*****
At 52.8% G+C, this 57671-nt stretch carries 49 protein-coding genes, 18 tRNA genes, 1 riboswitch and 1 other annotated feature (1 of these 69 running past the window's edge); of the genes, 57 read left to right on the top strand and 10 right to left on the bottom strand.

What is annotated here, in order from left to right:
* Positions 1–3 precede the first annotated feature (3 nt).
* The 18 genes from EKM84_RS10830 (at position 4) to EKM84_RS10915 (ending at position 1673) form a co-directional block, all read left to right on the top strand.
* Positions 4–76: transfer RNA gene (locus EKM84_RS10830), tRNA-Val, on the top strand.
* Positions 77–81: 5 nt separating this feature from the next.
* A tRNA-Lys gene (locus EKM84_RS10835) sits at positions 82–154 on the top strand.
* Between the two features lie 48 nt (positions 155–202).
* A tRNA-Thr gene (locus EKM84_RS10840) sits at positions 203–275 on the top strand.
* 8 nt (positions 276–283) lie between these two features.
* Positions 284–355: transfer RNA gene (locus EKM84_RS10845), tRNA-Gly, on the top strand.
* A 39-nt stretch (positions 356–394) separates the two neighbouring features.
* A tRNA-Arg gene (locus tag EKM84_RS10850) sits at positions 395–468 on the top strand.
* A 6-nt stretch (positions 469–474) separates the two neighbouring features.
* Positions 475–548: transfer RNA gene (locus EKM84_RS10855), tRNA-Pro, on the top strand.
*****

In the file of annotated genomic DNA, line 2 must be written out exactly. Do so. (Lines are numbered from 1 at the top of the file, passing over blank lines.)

What is annotated here, in order from left to right: